Here’s how it would work: Howcast, a creator of instructional-videos, would collect a series around, say, planning the perfect vacation. The company gets a big ass check (advance), and nothing else until the ad revenue (from ads adjacent to the content) surpasses that big-ass advance. Then, like traditional YouTube Partners, the ad revenue is split almost 50/50 between YouTube/Google and Howcast. Howcast, which traditionally pays creators a “flat” fee (a couple hundred per episode) makes the difference. Not too shabby.
The WSJ reports that dozen “channels” are in the works, and that YouTube has requested some content for the channels within the next 60 days for a 2012 launch.
This marks a significant shift in YouTube’s evolution. YouTube, which has taken great care to call itself a “platform,” is now playing the role of a network by funding content and “slotting” it for scheduled and premium visibility.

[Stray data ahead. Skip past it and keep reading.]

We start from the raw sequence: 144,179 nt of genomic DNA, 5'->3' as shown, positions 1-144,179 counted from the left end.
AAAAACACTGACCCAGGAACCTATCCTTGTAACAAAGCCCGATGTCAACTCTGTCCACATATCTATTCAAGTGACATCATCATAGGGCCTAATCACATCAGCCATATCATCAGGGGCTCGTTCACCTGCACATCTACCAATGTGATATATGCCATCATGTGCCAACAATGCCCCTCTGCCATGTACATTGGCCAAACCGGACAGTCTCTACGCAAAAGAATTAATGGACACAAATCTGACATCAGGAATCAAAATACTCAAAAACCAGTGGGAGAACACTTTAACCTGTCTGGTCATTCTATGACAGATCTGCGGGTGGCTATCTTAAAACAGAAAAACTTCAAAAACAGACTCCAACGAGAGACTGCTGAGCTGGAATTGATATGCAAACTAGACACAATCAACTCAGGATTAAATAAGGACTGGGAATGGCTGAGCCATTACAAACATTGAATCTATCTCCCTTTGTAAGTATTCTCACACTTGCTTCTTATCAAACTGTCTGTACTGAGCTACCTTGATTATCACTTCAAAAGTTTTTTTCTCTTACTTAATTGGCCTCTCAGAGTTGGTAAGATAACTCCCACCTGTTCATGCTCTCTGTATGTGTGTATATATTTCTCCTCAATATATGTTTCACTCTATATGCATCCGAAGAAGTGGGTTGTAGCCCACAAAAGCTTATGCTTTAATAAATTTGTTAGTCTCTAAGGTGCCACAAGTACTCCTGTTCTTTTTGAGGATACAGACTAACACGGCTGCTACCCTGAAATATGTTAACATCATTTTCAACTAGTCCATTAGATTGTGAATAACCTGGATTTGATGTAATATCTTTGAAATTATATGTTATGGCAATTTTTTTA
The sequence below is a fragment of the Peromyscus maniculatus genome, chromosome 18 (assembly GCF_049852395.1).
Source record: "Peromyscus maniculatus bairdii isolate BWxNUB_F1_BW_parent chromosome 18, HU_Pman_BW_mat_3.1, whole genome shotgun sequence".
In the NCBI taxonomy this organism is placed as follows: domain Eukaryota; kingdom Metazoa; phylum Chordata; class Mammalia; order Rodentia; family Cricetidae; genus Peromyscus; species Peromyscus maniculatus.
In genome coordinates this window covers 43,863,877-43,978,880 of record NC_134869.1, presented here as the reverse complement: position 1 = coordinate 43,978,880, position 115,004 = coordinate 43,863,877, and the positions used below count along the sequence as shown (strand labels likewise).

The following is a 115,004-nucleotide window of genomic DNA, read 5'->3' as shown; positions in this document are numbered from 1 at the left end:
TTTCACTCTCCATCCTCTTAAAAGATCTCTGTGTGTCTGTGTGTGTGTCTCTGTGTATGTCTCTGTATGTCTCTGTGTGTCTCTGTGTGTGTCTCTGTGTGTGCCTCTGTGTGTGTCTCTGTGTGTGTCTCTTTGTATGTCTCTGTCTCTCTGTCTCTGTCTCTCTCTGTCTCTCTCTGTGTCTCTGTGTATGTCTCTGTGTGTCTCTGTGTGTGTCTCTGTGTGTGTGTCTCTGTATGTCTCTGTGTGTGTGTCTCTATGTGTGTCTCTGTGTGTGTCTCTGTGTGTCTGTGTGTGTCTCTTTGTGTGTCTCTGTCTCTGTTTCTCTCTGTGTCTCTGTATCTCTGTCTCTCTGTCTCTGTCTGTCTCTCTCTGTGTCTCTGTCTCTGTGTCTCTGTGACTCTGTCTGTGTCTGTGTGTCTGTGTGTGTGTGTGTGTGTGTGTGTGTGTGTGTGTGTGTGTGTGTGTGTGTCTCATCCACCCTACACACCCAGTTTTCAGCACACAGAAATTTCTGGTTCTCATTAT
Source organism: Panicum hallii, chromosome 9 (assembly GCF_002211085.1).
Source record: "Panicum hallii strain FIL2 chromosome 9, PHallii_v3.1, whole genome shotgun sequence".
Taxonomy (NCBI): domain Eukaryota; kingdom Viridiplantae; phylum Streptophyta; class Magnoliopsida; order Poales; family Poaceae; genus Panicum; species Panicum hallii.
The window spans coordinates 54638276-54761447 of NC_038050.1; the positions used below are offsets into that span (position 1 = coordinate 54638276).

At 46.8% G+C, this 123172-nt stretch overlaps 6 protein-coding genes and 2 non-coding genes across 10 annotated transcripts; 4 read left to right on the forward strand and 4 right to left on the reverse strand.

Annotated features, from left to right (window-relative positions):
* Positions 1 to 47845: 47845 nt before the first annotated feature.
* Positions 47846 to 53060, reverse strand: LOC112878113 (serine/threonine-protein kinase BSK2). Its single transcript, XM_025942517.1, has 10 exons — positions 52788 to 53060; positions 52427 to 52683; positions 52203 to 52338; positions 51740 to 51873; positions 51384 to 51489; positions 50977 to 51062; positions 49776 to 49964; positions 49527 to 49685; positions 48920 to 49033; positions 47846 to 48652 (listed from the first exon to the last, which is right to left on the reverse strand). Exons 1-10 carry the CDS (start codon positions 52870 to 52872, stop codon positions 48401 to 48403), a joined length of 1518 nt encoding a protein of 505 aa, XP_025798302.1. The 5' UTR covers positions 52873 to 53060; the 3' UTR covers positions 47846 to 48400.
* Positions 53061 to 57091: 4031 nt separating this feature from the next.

What does this mean to independent creators?
Mostly it’s a shift away from independent creators, which is consistant with the past year or so.
However if it brings more mainstream viewers (and presumably frequent and predictable viewers), it’s another way to get your related videos seen (in “watch” pages).
A better approach would be to package your independent creation in the format being popularized. Even if Google/YouTube doesn’t track you down with a few hundred thousand, you’ll be ready to be dropped into this scheduled series when the bar drops.
Your blog sucks. Sorry to be the one to break it to you, but if it’s any comfort… mine does too. So let’s together learn “the art of storytelling and the science of journalism.” A new book promises to help us find our authentic voice and “craft bold content that will resonate with prospects and buyers and encourage them to share it with others.”